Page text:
Corporate aviation enjoys a boom

The service offered by private airlines is increasingly attractive to firms. Top-News

Commercial airlines may be in deep trouble, but small private aviation companies catering for business travellers are flying high.

This content was published on May 7, 2003 - 18:06

Geneva is currently hosting the third annual European Business Aviation Conference and expects a record number of visitors to attend the event.

The conference allows small private airlines, aircraft manufacturers and multinational companies to get together to see what's on offer.

While major airlines are busy trimming their fleets, last year 4,200 new aircraft were registered for corporate use - 2,300 of them in Europe.

Speed and cost

Swiss aviation analyst Sepp Moser believes the trend in business aviation has a bright future.

"At the moment you have to say that no sector of civil aviation is doing brilliantly," Moser told swissinfo. "But in the long term I'm sure this is here to stay - it is an important sector of the industry."

Moser explained that there were several advantages to corporate aviation compared with travelling business or first class on a commercial airline.

"First of all you have your own timetable," he said. "The plane goes where you want, when you want - and prices are competitive.

"Often flying with a corporate airline is cheaper than buying four or five first or business-class tickets."

Airlines without planes

There are different ways to finance corporate airlines, and most of them don't involve buying aircraft at all.

"Obviously a big company could buy a plane outright," Moser explained. "But this only makes sense if you fly for a certain number of hours a year. Some companies use the taxi model: you rent the plane for a specific journey.

"But the model which is growing in popularity is the timeshare model. This is interesting for companies which have a certain number of flight hours guaranteed each year but which are not enough to justify owning a plane."

The Geneva-based company, Club Airways, is one of the new "planeless" airlines, and seems to be going from strength to strength.

"We opened two and a half months ago with three staff," marketing manager Raphael Garcia told swissinfo. "Now we have ten."

"But we don't own any planes; we hire them from Jet Aviation, for example, on an hourly basis together with pilots and crew."

Club Airways charges an annual membership, either individually or to companies, which then gives its clients unlimited flying hours, although the membership fee does not include the ticket price.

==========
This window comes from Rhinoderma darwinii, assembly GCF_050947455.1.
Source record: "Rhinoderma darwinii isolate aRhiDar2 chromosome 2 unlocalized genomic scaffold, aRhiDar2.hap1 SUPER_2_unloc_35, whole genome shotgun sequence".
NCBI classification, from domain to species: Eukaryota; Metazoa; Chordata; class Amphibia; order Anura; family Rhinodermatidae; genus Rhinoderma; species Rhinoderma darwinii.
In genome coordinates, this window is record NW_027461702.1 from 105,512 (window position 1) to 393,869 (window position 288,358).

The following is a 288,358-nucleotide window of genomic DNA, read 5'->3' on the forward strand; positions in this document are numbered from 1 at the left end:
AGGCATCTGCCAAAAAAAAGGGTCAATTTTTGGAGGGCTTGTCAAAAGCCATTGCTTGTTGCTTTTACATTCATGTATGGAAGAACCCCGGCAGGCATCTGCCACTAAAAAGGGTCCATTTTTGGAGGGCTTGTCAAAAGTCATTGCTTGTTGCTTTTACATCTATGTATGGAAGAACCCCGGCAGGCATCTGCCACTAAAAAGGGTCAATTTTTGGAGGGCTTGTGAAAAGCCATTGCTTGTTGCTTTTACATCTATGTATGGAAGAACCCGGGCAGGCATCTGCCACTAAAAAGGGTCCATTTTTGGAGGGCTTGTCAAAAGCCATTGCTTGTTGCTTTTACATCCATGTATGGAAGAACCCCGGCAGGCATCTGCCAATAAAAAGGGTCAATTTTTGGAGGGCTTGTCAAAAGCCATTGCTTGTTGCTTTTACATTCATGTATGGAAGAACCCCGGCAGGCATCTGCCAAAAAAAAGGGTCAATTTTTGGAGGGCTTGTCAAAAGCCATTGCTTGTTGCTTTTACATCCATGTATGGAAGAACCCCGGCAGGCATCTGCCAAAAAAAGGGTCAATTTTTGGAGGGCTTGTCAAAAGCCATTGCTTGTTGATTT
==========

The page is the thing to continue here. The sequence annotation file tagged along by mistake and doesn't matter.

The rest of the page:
"Our biggest advantage is speed," Garcia explained. "Our clients only have to check in ten minutes before departure. And when they arrive at their destination a car is waiting for them."

"On even a short journey, Geneva to Paris, for example, you can save four hours compared with the commercial airlines."

Worrying trend

The growth in corporate aviation is a concern for Europe's major commercial airlines, which have seen a drop-off in their first and business class passengers.

Last week the struggling national carrier, Swiss, announced it was setting up a cheaper regional airline, Swiss Express. The decision was partly influenced by reduced numbers of business-class passengers.

"I think corporate aviation is very competitive now," explained Sepp Moser. "And basically it is eating away at the business of the established airlines."

And it seems commercial airlines are unlikely to be able to stop the rot. More and more companies are turning to corporate aviation as the best way to get their staff from place to place, and they have evidence to show that it increases efficiency.

A recent study by the London School of Economics showed that businesses which owned or used private planes had an 11.3 per cent performance advantage over those companies which used commercial airlines.

swissinfo, Imogen Foulkes

Corporate aviation

The number of aircraft registered for corporate use rose by 4,200 last year
The 3rd Annual European Business Aviation Conference and Exhibition is currently underway in Geneva, and organisers expect a record number of visitors.
The big commercial airlines are currently suffering a drop in the level of business travellers.
Companies who use corporate airlines have seen an increase in productivity and efficiency

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